Today an intelligent alternative pop duo with folk and country leanings (though they often relied on synthesizers and drum machines, even while playing live dates). They released six original studio albums between 1986 and 1995. Pat and Barbara K. MacDonald wrote many better songs than their surprise 1986 hit "The Future's So Bright, I Gotta Wear Shades." The couple, who met in the late '70s while Barbara studied at the University of Wisconsin, were based in Austin, Texas by the mid-'80s, when they recorded their debut album Greetings from ..on IRS records in 1986. They found a niche in the college/alternative community with albums such as Eden Alley, Edge of Allegiance and Big Shot in the Dark.....N'Joy
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Timbuk3 was formed in 1984 in Madison, Wisconsin, by the husband and wife team of Pat MacDonald (acoustic, electric, bass and MIDI guitars, harmonica, vocals, drum programming) and Barbara K. MacDonald (electric guitar, acoustic guitar, mandolin, violin, rhythm programming, vocals).
Timbuk3 was signed by I.R.S. Records after appearing on an episode of MTV's The Cutting Edge in 1986. Soon after, they released their first album, Greetings from Timbuk3, which included their only single to chart, "The Future's So Bright, I Gotta Wear Shades". That song has had numerous movie and television appearances over the years since its release, and been included in numerous compilation CDs. Also from the same album, the song "Shame On You" was played during the opening scene of The Texas Chainsaw Massacre 2, released in 1986. The band was nominated for a Grammy Award for Best New Artist in 1987. They appeared onscreen as the house band in a bar in the 1988 film, D.O.A.
After their successful debut, Timbuk3 receded from the spotlight but went on to record five more critically acclaimed albums.They were joined in 1991 by Wally Ingram and Courtney Audain.The group broke up in 1995, with the ex-members going on to record other music independently. Pat MacDonald moved to Barcelona and recorded several albums for Ulftone, a German indie label (Sleeps With his Guitar, Begging Her Graces, Degrees of Gone, In the Red Room (a live album) and Strange Love: PM does DM, a collection of Depeche Mode covers). Of those, only Sleeps With His Guitar was released in the U.S. His 2007 effort, Troubadour of Stomp on the Broken Halo label, was his first U.S. release since 1997.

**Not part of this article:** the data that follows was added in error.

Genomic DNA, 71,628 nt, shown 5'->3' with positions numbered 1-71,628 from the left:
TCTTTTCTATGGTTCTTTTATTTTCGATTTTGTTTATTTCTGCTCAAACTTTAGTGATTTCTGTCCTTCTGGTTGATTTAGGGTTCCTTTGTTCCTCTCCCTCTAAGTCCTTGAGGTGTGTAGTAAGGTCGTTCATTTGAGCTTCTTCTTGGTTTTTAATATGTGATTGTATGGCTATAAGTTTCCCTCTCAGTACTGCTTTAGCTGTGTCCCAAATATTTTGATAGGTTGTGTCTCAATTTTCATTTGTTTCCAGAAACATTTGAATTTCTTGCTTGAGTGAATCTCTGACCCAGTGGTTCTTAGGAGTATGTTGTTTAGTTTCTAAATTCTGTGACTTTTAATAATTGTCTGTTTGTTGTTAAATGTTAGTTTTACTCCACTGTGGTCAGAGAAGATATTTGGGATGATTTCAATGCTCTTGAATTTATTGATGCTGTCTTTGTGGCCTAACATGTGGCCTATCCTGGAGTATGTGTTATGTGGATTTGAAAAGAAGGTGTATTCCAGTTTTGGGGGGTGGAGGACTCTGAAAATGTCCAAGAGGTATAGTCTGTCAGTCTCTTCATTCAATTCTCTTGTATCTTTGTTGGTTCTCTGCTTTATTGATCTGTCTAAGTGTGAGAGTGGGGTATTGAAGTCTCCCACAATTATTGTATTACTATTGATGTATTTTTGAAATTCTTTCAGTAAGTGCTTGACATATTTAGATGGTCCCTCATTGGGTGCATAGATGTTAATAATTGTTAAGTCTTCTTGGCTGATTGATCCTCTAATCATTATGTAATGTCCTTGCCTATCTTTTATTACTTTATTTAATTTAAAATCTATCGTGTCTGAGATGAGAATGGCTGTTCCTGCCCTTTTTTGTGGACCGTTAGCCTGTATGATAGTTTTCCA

Barbara K. MacDonald has released two albums: Ready, and Undercover which is a set of acoustic covers of Timbuk3 songs. She is currently working as part of Sparrow's Wheel, an Austin label for independent music, and a new group, Ghosts and Sparrows. As of mid-2012, the first six Timbuk3 albums were not available on physical media in the United States, although all but the last were available from download services. A live CD, Espace Ornano can be purchased from the band's official website.
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The curse of having a hit single is that it tends to define public perception of your music in a very specific way, and after Timbuk 3 hit the Top 40 with "The Future's So Bright I Gotta Wear Shades," they were quickly tagged as a novelty act by people who didn't absorb the song's satiric irony. Actually, skipping past "The Future's So Bright...," the opening cut on the group's debut Greetings From Timbuk 3, to the second tune, "Life Is Hard," would have told folks a lot more about the duo's lyrical perspective -- no less satiric but a lot more grim, the song sandwiches the tale of a rich kid in between two stories of losers crumbling along life's margins, and not finding much to snigger about in their collective misery. Songwriter Pat MacDonald goes for laughs more often than not on Greetings From Timbuk 3, but the effect is usually that of whistling past the graveyard -- the couple living vicariously through their television on "Cheap Black and White," the street-smart metaphors of "Facts About Cats," and the sociological speculation of "Hairstyles and Attitudes." And anyone who doesn't catch the bitterness of "Just Another Movie" couldn't have been listening. Timbuk 3's beatbox-fueled folk-rock would get a lot more sophisticated over their next few albums; on Greetings From Timbuk 3, the production and arrangements are serviceable though not terribly special, though both Pat MacDonald and Barbara K show off impressive guitar chops and fine harmonies. But as a songwriter, Pat MacDonald had already arrived at a pretty interesting destination, and while "The Future's So Bright" hardly suggested the full range of his gifts, the whole of Greetings From Timbuk 3 showed he had lots to say about life in these United States.
Timbuk 3 - Greetings From Timbuk 3 (flac 222mb)
01 The Future's So Bright, I Gotta Wear Shades 3:21
02 Life Is Hard 4:08
03 Hairstyles And Attitudes 2:51
04 Facts About Cats 3:16
05 I Need You 3:50
06 Just Another Movie 4:16
07 Friction 3:44
08 Cheap Black And White 2:54
09 Shame On You 5:04
10 I Love You In The Strangest Way 4:21